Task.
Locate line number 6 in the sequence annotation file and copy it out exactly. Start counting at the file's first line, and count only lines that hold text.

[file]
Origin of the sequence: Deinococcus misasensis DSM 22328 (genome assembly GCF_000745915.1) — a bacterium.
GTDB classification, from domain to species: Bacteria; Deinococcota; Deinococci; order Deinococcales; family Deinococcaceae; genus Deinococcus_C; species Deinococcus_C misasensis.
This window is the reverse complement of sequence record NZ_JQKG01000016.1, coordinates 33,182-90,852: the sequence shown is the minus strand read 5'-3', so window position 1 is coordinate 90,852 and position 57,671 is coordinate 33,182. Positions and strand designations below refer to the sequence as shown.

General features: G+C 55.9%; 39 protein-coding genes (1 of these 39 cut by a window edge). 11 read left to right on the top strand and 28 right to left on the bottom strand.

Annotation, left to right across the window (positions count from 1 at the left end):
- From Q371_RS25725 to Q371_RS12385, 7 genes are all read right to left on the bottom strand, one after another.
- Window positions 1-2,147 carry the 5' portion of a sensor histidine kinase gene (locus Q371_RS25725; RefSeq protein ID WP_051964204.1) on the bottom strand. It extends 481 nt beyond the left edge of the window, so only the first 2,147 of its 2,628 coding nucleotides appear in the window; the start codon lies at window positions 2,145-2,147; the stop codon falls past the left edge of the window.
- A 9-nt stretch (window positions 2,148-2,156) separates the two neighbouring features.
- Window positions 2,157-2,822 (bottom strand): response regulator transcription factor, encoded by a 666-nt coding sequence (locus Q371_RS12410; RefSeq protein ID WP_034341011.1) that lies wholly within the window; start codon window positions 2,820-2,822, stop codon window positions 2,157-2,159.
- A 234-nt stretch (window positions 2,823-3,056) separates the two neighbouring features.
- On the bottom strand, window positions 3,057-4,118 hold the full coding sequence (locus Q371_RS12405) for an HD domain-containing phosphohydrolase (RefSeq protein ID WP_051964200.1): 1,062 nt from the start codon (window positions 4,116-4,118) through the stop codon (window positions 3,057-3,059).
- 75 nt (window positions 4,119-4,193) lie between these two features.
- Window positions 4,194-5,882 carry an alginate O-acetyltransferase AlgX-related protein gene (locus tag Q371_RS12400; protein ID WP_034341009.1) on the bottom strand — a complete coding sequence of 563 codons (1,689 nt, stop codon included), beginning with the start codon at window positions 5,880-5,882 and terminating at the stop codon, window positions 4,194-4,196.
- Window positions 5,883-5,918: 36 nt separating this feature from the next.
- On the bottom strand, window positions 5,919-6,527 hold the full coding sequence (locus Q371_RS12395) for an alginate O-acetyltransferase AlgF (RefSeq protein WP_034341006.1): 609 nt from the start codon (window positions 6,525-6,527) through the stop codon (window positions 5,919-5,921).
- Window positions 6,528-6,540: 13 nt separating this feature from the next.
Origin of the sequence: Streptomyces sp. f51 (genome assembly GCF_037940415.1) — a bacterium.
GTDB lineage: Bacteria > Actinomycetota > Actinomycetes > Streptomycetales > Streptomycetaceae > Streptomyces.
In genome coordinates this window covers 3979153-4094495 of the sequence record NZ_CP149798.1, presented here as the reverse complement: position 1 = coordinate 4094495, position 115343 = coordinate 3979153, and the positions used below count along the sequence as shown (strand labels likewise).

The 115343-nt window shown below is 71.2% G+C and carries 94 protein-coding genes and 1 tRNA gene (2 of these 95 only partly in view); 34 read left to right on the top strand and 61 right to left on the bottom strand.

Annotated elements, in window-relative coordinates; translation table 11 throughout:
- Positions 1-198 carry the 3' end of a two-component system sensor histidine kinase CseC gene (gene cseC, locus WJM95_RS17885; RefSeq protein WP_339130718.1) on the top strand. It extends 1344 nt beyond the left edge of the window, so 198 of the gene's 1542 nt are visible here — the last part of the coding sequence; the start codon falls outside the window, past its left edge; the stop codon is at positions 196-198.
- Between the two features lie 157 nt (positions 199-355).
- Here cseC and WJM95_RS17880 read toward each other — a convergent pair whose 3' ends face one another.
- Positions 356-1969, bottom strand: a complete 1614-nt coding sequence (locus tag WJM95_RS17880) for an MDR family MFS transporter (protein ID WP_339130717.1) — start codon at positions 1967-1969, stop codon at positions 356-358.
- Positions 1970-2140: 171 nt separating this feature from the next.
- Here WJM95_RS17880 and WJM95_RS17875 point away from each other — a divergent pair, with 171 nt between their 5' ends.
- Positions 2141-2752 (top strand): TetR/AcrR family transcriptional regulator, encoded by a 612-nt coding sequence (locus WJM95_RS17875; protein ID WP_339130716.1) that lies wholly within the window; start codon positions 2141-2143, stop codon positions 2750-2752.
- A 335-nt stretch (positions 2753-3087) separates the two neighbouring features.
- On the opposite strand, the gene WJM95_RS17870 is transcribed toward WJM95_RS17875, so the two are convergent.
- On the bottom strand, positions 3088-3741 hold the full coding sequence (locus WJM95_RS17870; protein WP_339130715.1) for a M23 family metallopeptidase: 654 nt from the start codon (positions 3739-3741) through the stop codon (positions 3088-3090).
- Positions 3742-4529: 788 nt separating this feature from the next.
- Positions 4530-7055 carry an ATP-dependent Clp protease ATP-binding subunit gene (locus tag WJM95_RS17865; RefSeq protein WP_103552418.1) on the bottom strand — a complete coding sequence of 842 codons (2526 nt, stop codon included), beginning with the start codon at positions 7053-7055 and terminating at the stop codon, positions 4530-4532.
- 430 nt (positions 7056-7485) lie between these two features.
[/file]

- From Q371_RS25725 to Q371_RS12385, 7 genes are all read right to left on the bottom strand, one after another.